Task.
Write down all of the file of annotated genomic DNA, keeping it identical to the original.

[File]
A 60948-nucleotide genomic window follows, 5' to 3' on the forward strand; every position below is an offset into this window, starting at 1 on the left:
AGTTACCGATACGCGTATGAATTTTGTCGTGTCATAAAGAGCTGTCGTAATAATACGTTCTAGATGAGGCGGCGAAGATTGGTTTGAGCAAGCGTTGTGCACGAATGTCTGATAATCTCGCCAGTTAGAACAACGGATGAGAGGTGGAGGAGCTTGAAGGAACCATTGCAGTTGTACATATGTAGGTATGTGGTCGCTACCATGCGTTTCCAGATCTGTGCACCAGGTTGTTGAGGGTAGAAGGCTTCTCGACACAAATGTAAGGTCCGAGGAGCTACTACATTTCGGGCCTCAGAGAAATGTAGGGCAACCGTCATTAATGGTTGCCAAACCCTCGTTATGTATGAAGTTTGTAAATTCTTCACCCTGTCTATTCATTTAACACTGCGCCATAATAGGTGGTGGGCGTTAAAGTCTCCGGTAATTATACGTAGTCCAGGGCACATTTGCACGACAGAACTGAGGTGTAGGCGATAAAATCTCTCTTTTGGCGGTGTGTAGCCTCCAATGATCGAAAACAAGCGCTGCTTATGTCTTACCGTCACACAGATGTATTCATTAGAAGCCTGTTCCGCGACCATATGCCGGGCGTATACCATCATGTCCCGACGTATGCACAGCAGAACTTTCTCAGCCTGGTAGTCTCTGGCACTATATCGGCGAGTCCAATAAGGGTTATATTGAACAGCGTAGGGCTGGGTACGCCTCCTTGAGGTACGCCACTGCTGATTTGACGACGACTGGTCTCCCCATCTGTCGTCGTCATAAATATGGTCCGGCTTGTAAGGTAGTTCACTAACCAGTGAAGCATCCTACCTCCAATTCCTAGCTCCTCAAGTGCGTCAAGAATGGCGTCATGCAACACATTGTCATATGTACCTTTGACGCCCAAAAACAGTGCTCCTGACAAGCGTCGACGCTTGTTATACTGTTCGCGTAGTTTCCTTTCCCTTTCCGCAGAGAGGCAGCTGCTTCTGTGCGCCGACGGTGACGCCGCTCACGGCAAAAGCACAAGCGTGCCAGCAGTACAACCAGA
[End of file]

A 60948-nucleotide genomic window follows, 5' to 3' on the forward strand; every position below is an offset into this window, starting at 1 on the left:
AGTTACCGATACGCGTATGAATTTTGTCGTGTCATAAAGAGCTGTCGTAATAATACGTTCTAGATGAGGCGGCGAAGATTGGTTTGAGCAAGCGTTGTGCACGAATGTCTGATAATCTCGCCAGTTAGAACAACGGATGAGAGGTGGAGGAGCTTGAAGGAACCATTGCAGTTGTACATATGTAGGTATGTGGTCGCTACCATGCGTTTCCAGATCTGTGCACCAGGTTGTTGAGGGTAGAAGGCTTCTCGACACAAATGTAAGGTCCGAGGAGCTACTACATTTCGGGCCTCAGAGAAATGTAGGGCAACCGTCATTAATGGTTGCCAAACCCTCGTTATGTATGAAGTTTGTAAATTCTTCACCCTGTCTATTCATTTAACACTGCGCCATAATAGGTGGTGGGCGTTAAAGTCTCCGGTAATTATACGTAGTCCAGGGCACATTTGCACGACAGAACTGAGGTGTAGGCGATAAAATCTCTCTTTTGGCGGTGTGTAGCCTCCAATGATCGAAAACAAGCGCTGCTTATGTCTTACCGTCACACAGATGTATTCATTAGAAGCCTGTTCCGCGACCATATGCCGGGCGTATACCATCATGTCCCGACGTATGCACAGCAGAACTTTCTCAGCCTGGTAGTCTCTGGCACTATATCGGCGAGTCCAATAAGGGTTATATTGAACAGCGTAGGGCTGGGTACGCCTCCTTGAGGTACGCCACTGCTGATTTGACGACGACTGGTCTCCCCATCTGTCGTCGTCATAAATATGGTCCGGCTTGTAAGGTAGTTCACTAACCAGTGAAGCATCCTACCTCCAATTCCTAGCTCCTCAAGTGCGTCAAGAATGGCGTCATGCAACACATTGTCATATGTACCTTTGACGCCCAAAAACAGTGCTCCTGACAAGCGTCGACGCTTGTTATACTGTTCGCGTAGTTTCCTTTCCCTTTCCGCAGAGAGGCAGCTGCTTCTGTGCGCCGACGGTGACGCCGCTCACGGCAAAAGCACAAGCGTGCCAGCAGTACAACCAGA